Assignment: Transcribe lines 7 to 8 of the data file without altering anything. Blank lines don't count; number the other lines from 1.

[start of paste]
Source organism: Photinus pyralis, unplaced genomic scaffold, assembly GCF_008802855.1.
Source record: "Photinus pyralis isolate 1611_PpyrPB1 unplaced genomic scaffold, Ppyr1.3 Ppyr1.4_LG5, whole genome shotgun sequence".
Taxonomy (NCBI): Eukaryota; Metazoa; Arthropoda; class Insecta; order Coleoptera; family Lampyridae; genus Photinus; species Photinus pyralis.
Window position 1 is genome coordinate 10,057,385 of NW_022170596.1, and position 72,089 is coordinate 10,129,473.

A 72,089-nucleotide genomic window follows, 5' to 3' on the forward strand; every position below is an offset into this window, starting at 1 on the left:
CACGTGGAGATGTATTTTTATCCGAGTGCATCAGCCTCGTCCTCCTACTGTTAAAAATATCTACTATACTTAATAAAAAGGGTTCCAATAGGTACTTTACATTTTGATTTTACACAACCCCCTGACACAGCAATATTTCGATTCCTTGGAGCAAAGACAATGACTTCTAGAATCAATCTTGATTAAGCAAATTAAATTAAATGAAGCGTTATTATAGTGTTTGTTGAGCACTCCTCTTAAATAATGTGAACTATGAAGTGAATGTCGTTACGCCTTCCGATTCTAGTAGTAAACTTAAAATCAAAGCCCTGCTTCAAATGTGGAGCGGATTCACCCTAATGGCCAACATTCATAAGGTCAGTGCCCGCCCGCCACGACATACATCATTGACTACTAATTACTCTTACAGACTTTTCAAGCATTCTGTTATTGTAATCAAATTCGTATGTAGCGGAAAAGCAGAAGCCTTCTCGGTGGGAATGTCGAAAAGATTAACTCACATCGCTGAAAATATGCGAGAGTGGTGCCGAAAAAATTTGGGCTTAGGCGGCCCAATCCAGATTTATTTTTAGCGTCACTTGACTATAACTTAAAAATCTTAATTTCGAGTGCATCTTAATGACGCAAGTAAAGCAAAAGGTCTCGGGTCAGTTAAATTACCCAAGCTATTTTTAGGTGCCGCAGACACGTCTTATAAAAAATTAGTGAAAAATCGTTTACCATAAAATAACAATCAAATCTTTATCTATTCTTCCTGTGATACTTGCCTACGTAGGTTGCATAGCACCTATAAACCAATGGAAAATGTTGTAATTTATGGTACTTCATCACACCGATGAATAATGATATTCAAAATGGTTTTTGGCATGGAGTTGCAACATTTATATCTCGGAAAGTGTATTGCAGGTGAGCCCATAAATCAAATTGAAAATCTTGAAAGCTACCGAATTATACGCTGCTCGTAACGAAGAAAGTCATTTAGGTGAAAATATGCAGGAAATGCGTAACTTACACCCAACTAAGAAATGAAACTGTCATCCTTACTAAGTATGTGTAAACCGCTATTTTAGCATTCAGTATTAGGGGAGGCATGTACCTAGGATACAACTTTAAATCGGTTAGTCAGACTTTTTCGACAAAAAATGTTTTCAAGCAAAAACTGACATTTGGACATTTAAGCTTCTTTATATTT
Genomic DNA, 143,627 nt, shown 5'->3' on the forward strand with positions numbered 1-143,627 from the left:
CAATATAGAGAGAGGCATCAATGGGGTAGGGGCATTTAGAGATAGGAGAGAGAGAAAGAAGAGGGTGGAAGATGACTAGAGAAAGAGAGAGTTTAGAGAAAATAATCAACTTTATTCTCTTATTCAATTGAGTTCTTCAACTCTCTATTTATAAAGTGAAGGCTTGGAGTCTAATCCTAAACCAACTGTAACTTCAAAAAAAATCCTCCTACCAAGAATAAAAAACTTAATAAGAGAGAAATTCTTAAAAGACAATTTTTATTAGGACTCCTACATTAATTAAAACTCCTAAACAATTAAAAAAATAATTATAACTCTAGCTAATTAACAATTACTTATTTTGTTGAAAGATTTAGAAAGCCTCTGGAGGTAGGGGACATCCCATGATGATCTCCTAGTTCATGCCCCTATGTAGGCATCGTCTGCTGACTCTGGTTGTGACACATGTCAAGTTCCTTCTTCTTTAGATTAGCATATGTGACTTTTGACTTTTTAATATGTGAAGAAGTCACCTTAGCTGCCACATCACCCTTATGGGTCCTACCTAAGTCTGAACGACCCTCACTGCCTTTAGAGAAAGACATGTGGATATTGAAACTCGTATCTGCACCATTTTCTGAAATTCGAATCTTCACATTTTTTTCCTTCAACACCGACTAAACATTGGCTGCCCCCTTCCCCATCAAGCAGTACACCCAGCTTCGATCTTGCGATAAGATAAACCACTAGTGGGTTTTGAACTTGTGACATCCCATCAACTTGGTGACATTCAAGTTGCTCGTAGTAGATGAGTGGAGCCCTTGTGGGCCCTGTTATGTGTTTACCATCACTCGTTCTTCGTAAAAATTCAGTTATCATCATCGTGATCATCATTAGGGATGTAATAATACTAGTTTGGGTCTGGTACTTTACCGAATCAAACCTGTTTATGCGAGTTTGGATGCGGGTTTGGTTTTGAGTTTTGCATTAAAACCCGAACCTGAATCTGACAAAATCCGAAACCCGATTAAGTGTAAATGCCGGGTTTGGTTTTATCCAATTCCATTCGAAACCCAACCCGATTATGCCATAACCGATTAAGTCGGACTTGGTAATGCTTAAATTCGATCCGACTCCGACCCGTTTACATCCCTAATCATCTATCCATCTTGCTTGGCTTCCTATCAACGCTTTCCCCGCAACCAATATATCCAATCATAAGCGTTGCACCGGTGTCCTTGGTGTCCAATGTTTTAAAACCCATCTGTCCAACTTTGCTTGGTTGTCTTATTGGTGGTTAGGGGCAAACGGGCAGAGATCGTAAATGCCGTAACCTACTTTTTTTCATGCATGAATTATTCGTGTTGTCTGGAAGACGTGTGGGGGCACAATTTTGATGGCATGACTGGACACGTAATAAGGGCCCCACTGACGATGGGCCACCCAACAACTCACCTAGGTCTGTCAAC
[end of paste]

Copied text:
Genomic DNA, 143,627 nt, shown 5'->3' on the forward strand with positions numbered 1-143,627 from the left:
CAATATAGAGAGAGGCATCAATGGGGTAGGGGCATTTAGAGATAGGAGAGAGAGAAAGAAGAGGGTGGAAGATGACTAGAGAAAGAGAGAGTTTAGAGAAAATAATCAACTTTATTCTCTTATTCAATTGAGTTCTTCAACTCTCTATTTATAAAGTGAAGGCTTGGAGTCTAATCCTAAACCAACTGTAACTTCAAAAAAAATCCTCCTACCAAGAATAAAAAACTTAATAAGAGAGAAATTCTTAAAAGACAATTTTTATTAGGACTCCTACATTAATTAAAACTCCTAAACAATTAAAAAAATAATTATAACTCTAGCTAATTAACAATTACTTATTTTGTTGAAAGATTTAGAAAGCCTCTGGAGGTAGGGGACATCCCATGATGATCTCCTAGTTCATGCCCCTATGTAGGCATCGTCTGCTGACTCTGGTTGTGACACATGTCAAGTTCCTTCTTCTTTAGATTAGCATATGTGACTTTTGACTTTTTAATATGTGAAGAAGTCACCTTAGCTGCCACATCACCCTTATGGGTCCTACCTAAGTCTGAACGACCCTCACTGCCTTTAGAGAAAGACATGTGGATATTGAAACTCGTATCTGCACCATTTTCTGAAATTCGAATCTTCACATTTTTTTCCTTCAACACCGACTAAACATTGGCTGCCCCCTTCCCCATCAAGCAGTACACCCAGCTTCGATCTTGCGATAAGATAAACCACTAGTGGGTTTTGAACTTGTGACATCCCATCAACTTGGTGACATTCAAGTTGCTCGTAGTAGATGAGTGGAGCCCTTGTGGGCCCTGTTATGTGTTTACCATCACTCGTTCTTCGTAAAAATTCAGTTATCATCATCGTGATCATCATTAGGGATGTAATAATACTAGTTTGGGTCTGGTACTTTACCGAATCAAACCTGTTTATGCGAGTTTGGATGCGGGTTTGGTTTTGAGTTTTGCATTAAAACCCGAACCTGAATCTGACAAAATCCGAAACCCGATTAAGTGTAAATGCCGGGTTTGGTTTTATCCAATTCCATTCGAAACCCAACCCGATTATGCCATAACCGATTAAGTCGGACTTGGTAATGCTTAAATTCGATCCGACTCCGACCCGTTTACATCCCTAATCATCTATCCATCTTGCTTGGCTTCCTATCAACGCTTTCCCCGCAACCAATATATCCAATCATAAGCGTTGCACCGGTGTCCTTGGTGTCCAATGTTTTAAAACCCATCTGTCCAACTTTGCTTGGTTGTCTTATTGGTGGTTAGGGGCAAACGGGCAGAGATCGTAAATGCCGTAACCTACTTTTTTTCATGCATGAATTATTCGTGTTGTCTGGAAGACGTGTGGGGGCACAATTTTGATGGCATGACTGGACACGTAATAAGGGCCCCACTGACGATGGGCCACCCAACAACTCACCTAGGTCTGTCAAC